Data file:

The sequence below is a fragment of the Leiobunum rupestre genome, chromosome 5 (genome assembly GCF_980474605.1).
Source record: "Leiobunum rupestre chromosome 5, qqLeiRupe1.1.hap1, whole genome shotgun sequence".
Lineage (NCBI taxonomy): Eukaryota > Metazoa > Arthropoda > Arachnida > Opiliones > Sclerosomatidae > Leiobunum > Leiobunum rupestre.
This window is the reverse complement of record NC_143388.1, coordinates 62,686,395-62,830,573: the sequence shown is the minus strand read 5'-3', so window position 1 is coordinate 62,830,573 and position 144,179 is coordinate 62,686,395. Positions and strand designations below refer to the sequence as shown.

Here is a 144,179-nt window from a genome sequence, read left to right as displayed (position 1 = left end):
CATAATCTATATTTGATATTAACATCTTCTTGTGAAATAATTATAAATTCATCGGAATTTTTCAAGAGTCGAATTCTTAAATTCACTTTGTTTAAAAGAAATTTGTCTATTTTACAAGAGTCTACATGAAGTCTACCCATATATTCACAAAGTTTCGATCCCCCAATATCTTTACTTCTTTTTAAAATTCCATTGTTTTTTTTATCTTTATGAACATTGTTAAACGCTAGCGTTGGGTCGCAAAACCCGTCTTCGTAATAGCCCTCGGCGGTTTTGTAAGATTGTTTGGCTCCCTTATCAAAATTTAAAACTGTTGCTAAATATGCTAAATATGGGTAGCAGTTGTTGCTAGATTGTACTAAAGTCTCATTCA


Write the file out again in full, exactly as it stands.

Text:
The sequence below is a fragment of the Leiobunum rupestre genome, chromosome 5 (genome assembly GCF_980474605.1).
Source record: "Leiobunum rupestre chromosome 5, qqLeiRupe1.1.hap1, whole genome shotgun sequence".
Lineage (NCBI taxonomy): Eukaryota > Metazoa > Arthropoda > Arachnida > Opiliones > Sclerosomatidae > Leiobunum > Leiobunum rupestre.
This window is the reverse complement of record NC_143388.1, coordinates 62,686,395-62,830,573: the sequence shown is the minus strand read 5'-3', so window position 1 is coordinate 62,830,573 and position 144,179 is coordinate 62,686,395. Positions and strand designations below refer to the sequence as shown.

Here is a 144,179-nt window from a genome sequence, read left to right as displayed (position 1 = left end):
CATAATCTATATTTGATATTAACATCTTCTTGTGAAATAATTATAAATTCATCGGAATTTTTCAAGAGTCGAATTCTTAAATTCACTTTGTTTAAAAGAAATTTGTCTATTTTACAAGAGTCTACATGAAGTCTACCCATATATTCACAAAGTTTCGATCCCCCAATATCTTTACTTCTTTTTAAAATTCCATTGTTTTTTTTATCTTTATGAACATTGTTAAACGCTAGCGTTGGGTCGCAAAACCCGTCTTCGTAATAGCCCTCGGCGGTTTTGTAAGATTGTTTGGCTCCCTTATCAAAATTTAAAACTGTTGCTAAATATGCTAAATATGGGTAGCAGTTGTTGCTAGATTGTACTAAAGTCTCATTCA